The demand for edtech has soared in the last couple of years. The majority of educators believe that technology is now integral to everyday life, as well as a key part of school strategy. Today, there’s no shortage of hardware, software, devices and accessories to make learning more exciting and teaching more fun.
And yet enthusiasm for progress seems to be waning, as training is no longer considered a top strategic priority. In an age where teachers are struggling to contend with stressful workloads and exam pressures, the need for edtech training remains as critical as ever. But carving out time for what is often perceived as a non-essential, means training is taking a back seat.
Clashing priorities and perceptions
This year’s The State of Technology in Education found that training has dropped down the priority list for teachers. Double the number of SLTs versus teachers (21.7% versus 10.2%) said that training was a key priority, compared to 20% of IT managers.
These figures make sense when you consider that teachers are grappling with numerous day-to-day tasks, from assembly preparation and lesson planning to meeting parents, after-school clubs, ongoing marking, while staying up to date with the latest assessment best practices. SLTs and IT managers, on the other hand, are just as busy, but more likely to take a high-level, long-term view of training as a necessity.
While discrepancies between teachers and SLTs also apply to whether training should be a funding priority (61.3% versus 29.7%), many of our respondents – particularly teachers – agree that more needs to be spent.
Overall, around 30% of all staff agree that there are not enough funds currently going towards training.
In some cases, though, schools are spending a significant amount of time and money on training, but the return on investment isn’t always clear. There is a perception that the money being spent is not making enough of a difference.
Access is too narrow
Although the majority of school staff agree on the importance of training, in 2019 just 16.5% of teachers said they received enough support, compared to 55% in 2016. Meanwhile, just 6.5% say they get full training and support. The decline is remarkable.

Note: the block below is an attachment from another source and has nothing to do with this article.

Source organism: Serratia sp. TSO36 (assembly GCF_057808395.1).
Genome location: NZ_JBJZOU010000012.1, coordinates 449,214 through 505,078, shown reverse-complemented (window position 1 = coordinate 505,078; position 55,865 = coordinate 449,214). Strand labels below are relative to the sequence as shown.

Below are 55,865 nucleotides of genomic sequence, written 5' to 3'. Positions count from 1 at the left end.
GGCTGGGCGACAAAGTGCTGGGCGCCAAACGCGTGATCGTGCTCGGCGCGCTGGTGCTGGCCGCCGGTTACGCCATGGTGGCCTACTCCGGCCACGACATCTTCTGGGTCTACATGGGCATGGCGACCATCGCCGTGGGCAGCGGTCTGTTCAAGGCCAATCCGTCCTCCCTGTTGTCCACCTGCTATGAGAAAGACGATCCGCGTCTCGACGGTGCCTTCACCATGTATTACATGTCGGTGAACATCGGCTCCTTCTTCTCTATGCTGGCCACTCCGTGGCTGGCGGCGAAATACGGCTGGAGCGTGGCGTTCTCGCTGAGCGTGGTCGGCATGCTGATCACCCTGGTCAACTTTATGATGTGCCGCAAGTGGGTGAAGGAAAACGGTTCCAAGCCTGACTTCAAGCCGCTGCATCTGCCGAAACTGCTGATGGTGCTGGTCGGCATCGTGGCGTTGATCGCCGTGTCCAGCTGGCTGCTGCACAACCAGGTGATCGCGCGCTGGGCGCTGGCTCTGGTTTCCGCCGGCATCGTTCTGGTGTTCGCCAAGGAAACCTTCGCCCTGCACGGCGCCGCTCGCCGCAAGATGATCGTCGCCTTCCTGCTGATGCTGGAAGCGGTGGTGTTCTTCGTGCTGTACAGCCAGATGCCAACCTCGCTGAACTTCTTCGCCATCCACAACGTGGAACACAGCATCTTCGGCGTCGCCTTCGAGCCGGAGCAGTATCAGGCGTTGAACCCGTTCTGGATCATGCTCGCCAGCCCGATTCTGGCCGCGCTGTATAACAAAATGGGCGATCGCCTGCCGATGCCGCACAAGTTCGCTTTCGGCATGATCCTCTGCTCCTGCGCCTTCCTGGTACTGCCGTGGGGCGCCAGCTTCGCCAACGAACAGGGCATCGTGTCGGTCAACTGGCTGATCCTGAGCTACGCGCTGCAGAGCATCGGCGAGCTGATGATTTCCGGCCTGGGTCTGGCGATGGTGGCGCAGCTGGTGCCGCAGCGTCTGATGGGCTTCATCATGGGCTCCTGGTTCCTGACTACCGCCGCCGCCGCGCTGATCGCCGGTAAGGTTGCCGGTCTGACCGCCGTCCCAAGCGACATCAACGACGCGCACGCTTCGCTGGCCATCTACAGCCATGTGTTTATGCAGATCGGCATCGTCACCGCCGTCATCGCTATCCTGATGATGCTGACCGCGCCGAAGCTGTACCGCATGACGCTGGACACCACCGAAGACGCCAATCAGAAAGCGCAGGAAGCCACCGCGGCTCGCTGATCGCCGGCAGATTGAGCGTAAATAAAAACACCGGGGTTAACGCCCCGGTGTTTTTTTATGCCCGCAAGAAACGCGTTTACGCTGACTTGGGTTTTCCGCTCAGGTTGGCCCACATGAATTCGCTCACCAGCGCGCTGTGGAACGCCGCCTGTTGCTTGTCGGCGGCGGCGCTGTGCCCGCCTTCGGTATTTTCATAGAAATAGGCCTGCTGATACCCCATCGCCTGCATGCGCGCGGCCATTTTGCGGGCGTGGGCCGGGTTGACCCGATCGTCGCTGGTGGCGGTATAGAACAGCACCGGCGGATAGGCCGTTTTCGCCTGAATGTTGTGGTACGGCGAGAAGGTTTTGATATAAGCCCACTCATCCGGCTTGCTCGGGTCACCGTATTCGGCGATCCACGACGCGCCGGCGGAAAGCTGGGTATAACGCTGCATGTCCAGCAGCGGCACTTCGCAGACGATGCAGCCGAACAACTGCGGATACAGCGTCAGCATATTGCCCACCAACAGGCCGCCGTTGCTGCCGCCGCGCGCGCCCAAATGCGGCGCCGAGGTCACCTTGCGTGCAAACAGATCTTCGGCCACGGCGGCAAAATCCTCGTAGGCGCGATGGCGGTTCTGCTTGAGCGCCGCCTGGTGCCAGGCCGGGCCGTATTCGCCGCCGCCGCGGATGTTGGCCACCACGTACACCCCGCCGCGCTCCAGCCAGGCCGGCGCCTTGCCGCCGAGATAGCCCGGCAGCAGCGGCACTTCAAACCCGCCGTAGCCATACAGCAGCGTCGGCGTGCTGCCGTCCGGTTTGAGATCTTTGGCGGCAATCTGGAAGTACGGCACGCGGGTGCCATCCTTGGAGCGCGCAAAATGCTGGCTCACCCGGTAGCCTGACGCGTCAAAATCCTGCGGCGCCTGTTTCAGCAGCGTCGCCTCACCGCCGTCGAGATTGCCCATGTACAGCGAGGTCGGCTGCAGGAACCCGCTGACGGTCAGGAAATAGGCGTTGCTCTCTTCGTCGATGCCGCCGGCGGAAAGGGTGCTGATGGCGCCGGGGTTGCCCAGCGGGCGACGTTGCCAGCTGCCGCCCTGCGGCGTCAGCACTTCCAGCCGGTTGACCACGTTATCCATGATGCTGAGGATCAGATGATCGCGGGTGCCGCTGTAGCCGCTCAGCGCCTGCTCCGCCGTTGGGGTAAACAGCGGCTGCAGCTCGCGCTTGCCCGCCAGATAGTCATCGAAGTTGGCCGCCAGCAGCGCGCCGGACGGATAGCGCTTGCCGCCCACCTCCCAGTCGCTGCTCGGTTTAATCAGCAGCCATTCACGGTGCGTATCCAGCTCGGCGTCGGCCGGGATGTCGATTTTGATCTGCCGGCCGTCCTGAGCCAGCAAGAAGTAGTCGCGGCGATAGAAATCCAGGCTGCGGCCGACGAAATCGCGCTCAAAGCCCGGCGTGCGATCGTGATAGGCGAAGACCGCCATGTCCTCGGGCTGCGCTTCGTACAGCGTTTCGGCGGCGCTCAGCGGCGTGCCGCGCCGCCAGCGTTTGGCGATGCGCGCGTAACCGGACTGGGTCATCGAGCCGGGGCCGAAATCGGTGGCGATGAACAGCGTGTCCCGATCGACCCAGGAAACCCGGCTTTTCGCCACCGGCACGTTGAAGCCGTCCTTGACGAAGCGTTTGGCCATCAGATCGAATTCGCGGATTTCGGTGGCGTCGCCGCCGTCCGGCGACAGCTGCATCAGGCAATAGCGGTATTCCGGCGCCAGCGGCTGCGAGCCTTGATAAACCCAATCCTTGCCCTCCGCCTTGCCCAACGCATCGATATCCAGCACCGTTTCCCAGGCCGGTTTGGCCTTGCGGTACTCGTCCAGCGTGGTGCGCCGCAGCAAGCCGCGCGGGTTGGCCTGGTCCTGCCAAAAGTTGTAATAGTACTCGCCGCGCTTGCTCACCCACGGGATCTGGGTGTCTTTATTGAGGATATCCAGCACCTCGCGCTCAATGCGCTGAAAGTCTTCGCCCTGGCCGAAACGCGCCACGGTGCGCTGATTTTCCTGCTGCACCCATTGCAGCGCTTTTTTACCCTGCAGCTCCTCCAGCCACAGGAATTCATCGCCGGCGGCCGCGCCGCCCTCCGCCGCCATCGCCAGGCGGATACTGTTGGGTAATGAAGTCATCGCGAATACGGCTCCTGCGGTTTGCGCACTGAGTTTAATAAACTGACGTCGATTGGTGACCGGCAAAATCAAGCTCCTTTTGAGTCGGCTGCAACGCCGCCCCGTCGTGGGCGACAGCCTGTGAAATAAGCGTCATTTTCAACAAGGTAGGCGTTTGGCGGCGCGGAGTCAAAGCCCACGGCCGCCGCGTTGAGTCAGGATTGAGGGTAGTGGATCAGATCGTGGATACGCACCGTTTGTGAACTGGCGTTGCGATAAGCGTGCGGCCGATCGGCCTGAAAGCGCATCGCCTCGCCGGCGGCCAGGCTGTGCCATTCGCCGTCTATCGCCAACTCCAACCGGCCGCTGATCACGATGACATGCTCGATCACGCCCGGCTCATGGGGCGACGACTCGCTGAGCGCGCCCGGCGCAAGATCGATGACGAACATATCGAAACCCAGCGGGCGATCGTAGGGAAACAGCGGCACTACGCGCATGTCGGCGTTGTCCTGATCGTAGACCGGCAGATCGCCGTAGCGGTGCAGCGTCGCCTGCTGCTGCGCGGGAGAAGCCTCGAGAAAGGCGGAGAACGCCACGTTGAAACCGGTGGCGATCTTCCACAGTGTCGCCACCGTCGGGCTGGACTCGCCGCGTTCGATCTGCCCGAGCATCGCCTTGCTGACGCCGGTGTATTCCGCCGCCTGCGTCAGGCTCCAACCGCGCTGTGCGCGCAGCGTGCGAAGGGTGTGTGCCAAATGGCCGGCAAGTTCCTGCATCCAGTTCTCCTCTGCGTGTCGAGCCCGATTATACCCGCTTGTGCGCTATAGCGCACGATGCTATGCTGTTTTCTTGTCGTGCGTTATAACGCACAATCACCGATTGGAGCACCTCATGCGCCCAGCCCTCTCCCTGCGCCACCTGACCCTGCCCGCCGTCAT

Some teachers feel that their SLTs are too focused on training pupils to pass exams rather than engaging them in a love for learning. They feel teachers should be encouraged and supported a teacher-led approach to training in order to improve the education experience.
A luxury rather than a necessity
Why aren’t more teachers getting the training and support they need? The State of Technology suggests that tight budgets and too little time are the main culprits.
We also noticed a conflict in how people responded to the topic itself. While most teachers agree training is desirable and necessary, it is also seen as yet another burden to try and fit into an already-full schedule. They are not necessarily given extra time for it, which explains why it has dropped off the radar so drastically.
Redressing the balance
There is a contradiction at play in the training debate. While there is a widespread desire for more opportunities to learn and improve, teachers also feel that there is too much training. Over-stretched staff simply do not have enough time to learn and implement new skills effectively.
Nonetheless, training and development remain one of the best ways to improve staff retention. By prioritising professional development, schools can reduce turnover as well as save time and energy on recruitment. It would be foolish to let training fall further off the map. Senior leaders and IT managers have some work to do to convince teachers otherwise, and create more time for them to benefit from it.
For more insight into the views of classroom teachers and educational leaders, explore The State of Technology in Education 2019/20.